As Capitol Hill buzzed with word of the possibility of impeachment proceedings against Bill Clinton, the most anti-gun President in American history, Congressman Bob Barr of Georgia, Chairman of the House Task Force on Firearms and CCRKBA 1997 Legislator of the Year, more Representatives had become cosponsors of H. Res. 304, his measure to provide for a formal congressional impeachment inquiry.
Cosponsors of H. Res. 304 as of this writing include Reps. Cass Ballenger of North Carolina, Roscoe Bartlett of Maryland, Tom Campbell of California, Helen Chenoweth of Idaho, Larry Combest of Texas, Barbara Cubin of Wyoming, John Doolittle of California, Lindsay Graham of South Carolina, Duncan Hunter of California, Sam Johnson of Texas, Jack Kingston of Georgia, Ron Lewis of Kentucky, Jack Metcalf of Washington, John Mica of Florida, Ron Paul of Texas, Richard Pombo of California, Frank Riggs of California, Dana Rohrabacher of California, Matt Salmon of Arizona, Bob Schaffer of Colorado, Pete Sessions of Texas, Chris Smith of New Jersey, Linda Smith of Washington, Mark Souder of Indiana, Cliff Stearns of Florida, Bob Stump of Arizona, Todd Tiahart of Kansas and Don Young of Alaska.
“Last November,” said Barr, “I introduced legislation to begin an impeachment inquiry, because it is the only constitutional way to resolve serious allegations of abuse of power by our nationâ€™s highest elected leader.
“I am pleased to see more and more other Members realizing that until we complete an impeachment inquiry, our nation will continue to suffer from a lack of leadership as the President is left to twist slowly in the wind. If he has abused his office, an inquiry will be the first step in his removal from office.
“An impeachment inquiry is now a virtual certainty. Further delay will only postpone the inevitable and further damage the power and prestige of the office of the Presidency and of the United States.”
In Lawrence, Massachusetts, THE EAGLE-TRIBUNE editorialized against the Bay Stateâ€™s new anti-gun law, claiming its supporters are “living in a state of delusion.”
The new law, according to the TRIBUNE, “requires gun owners to lock their weapons up or install trigger locks.
They face felony charges if they fail to do so.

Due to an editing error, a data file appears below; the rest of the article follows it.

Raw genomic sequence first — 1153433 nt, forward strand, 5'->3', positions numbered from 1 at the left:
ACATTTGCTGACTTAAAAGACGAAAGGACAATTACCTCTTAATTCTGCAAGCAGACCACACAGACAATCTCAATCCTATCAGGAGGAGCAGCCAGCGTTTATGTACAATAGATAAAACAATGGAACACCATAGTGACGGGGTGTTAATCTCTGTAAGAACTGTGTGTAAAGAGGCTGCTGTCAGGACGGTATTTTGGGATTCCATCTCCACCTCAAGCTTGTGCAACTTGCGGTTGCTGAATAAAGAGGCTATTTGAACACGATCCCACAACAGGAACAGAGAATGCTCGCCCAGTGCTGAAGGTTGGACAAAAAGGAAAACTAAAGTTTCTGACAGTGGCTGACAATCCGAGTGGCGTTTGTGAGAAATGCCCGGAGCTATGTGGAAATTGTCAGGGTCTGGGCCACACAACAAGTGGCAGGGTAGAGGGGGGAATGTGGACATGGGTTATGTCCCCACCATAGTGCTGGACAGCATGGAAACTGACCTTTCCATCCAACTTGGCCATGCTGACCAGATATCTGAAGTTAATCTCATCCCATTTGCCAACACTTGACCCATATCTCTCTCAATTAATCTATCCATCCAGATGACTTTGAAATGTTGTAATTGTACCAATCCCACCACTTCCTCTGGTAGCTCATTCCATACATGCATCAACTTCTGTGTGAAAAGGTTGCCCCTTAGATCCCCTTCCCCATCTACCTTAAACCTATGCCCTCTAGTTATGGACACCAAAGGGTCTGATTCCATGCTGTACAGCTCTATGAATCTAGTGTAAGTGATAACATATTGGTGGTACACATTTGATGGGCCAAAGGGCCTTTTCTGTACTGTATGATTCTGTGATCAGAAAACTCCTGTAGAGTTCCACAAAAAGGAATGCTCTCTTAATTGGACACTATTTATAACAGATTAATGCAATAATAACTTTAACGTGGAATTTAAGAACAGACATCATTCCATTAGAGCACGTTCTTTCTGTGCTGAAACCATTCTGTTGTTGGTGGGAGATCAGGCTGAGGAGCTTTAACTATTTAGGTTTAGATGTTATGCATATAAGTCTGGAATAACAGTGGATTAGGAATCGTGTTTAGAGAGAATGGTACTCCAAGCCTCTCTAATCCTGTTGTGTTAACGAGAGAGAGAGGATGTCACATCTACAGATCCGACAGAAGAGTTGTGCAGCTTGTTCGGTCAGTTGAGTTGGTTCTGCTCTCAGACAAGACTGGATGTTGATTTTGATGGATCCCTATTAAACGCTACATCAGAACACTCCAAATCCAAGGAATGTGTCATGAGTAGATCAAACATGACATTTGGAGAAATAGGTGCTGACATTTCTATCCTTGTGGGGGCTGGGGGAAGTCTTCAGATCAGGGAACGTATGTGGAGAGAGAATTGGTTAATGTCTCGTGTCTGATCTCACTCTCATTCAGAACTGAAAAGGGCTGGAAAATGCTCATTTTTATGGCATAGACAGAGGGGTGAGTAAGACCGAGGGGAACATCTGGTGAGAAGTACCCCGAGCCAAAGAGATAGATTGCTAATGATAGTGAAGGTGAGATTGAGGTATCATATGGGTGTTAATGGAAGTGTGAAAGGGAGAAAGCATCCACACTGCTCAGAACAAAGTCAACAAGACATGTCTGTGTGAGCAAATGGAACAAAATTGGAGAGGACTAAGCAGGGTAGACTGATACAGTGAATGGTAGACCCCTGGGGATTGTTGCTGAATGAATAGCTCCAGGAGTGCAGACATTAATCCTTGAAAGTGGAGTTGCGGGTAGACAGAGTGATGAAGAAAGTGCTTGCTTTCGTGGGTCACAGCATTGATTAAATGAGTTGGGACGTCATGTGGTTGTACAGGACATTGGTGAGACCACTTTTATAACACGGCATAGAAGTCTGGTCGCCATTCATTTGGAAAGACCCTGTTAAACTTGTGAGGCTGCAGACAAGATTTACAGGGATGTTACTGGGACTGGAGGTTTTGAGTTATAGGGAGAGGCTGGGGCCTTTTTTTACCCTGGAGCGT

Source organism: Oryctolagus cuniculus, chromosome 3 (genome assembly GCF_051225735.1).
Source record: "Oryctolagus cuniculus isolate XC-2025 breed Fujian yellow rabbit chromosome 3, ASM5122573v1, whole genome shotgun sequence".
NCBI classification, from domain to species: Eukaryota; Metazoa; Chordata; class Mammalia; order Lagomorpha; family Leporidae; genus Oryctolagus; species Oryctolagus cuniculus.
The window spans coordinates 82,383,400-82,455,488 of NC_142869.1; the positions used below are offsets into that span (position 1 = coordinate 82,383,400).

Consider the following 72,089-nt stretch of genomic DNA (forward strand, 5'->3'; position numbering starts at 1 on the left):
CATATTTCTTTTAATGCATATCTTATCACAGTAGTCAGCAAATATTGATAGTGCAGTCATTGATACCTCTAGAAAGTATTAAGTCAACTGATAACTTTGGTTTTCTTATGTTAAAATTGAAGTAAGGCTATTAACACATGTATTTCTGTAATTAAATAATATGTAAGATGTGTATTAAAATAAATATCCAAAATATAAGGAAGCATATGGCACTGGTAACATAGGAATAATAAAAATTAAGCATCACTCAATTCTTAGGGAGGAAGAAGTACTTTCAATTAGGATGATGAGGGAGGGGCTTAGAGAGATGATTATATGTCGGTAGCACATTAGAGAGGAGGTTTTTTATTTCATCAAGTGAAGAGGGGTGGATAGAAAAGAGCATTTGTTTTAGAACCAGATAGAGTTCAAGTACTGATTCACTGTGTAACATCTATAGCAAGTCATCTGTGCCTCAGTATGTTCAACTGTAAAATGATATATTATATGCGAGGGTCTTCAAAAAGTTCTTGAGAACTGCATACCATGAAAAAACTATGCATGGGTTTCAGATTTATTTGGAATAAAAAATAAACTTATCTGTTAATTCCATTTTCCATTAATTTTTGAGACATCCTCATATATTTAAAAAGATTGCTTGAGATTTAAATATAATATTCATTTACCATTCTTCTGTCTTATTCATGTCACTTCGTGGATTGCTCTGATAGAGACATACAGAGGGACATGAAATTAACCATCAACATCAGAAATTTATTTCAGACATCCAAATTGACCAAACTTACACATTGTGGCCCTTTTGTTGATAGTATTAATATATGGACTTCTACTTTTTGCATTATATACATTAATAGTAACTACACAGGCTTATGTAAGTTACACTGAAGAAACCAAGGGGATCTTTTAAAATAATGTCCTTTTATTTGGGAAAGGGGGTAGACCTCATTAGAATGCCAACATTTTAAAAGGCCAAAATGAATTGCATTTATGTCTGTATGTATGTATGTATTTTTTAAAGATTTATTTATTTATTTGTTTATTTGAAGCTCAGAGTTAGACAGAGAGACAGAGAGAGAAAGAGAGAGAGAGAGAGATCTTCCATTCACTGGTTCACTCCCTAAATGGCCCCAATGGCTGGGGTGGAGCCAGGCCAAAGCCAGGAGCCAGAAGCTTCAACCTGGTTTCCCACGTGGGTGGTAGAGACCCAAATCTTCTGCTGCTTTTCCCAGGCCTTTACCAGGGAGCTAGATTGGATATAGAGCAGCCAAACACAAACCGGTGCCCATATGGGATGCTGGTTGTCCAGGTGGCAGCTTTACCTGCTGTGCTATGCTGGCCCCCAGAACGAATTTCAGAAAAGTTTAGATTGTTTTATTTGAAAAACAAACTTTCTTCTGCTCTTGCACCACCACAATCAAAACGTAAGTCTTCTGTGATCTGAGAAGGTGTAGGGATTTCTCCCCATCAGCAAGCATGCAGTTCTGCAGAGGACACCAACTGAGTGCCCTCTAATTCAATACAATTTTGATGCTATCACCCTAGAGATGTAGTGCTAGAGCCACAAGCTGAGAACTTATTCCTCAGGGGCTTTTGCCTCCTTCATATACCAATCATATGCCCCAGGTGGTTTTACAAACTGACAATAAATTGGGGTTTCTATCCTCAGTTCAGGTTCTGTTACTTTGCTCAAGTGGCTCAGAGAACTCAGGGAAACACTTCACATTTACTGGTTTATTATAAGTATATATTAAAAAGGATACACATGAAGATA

“The law also bans the sale of certain â€˜assault weapons,â€™ guns with high-capacity magazines and cheap handguns like the so-called â€˜Saturday Night Specials.â€™ It makes illegal sawed-off shotguns and guns that cannot be detected by metal detectors. It prohibits those convicted of certain crimes from owning guns and imposes tougher sentences on those committing crimes with guns “It attacks law-abiding gun owners, dramatically increasing the fees on the permits required to own firearms.
“Our legislators believe that if they just pass the right mix of laws, no one will ever die, or be hurt, or be poor or suffer in any way. Too many of us have the save misguided faith.
“There is merit to some aspects of the law â€“ making gun owners responsible for safe storage is one.
“But those who believe the new gun law means there will be no more deaths by gunfire in Massachusetts are living in a state of delusion.”
In St. Johnâ€™s, Newfoundland, Canada, members of the Royal Newfoundland Constabulary, bowing to safety concerns, are carrying guns for the first time in its 127-year history, reports THE WASHINGTON POST. The 315-member force halted recently the tradition of responding to calls unarmed. Constables now carry their revolvers in holsters instead of the trunks of their cars, officials said. The force is the last on in North America to begin carrying weapons.
“Nothing excites the derision of progressives more than hunters, particularly those with guns, “Alexander Cockburn commented recently in THE NATION. “I must say Iâ€™ve become more benign toward the gun-toters over the years,” continues the controversial writer. “A couple of weeks ago â€˜Gary Trudeau had a cartoon ridiculing Charlton Heston, now President of the NRA, for admitting to possession of 12 guns. I saw this on returning from a chat with an 82-year-old neighbor down the road here in Petrolia, Curly Wright, who hauled down his gun safe to display an arsenal of 19 rifles of one sort of another, with numberless handguns on the upper shelf, two or three shotguns and no doubt enough ammunition to blow us halfway to Japan.
“Aside from the matter of the Second Amendment â€“ Iâ€™ll give them that, if they give us the other ones â€“ I find the hunters more appealing and often more skeptical of established order than the bikers bounding along the path munching their Power Bars.”
From Kansas City, Missouri, Kevin L. Jamison, Attorney at Law for the Western Missouri Shooters Alliance, writes that “a referendum on a concealed carry permit system has been scheduled for a referendum in Missouri. WMSA fought the proposal to put CCW to a referendum.
“Despite our opposition, the decision has been made, we will have a referendum. There is no point in continued argument, and many points to putting aside differences.
“Gun owners cannot afford to lose this referendum. A loss on this referendum will kill chances to pass CCW in Missouri, and probably nationally, in our lifetime. If we lose, our movement will be seen as being weak, the legislature will swing its support to the prohibitionists, and we will begin to lose the rights we still have.
“The WMSA Board of Directors has unanimously voted to rejoin the Missouri Legislative Issues Council (MoLIC) and to vigorously and without reservation support the referendum. We will raise money for the referendum; we will argue in support of the referendum, we will mobilize our members to vote for the referendum. We will coordinate our efforts for the referendum through MoLIC and carry out any possible action which will aid the referendum for CCW in Missouri.”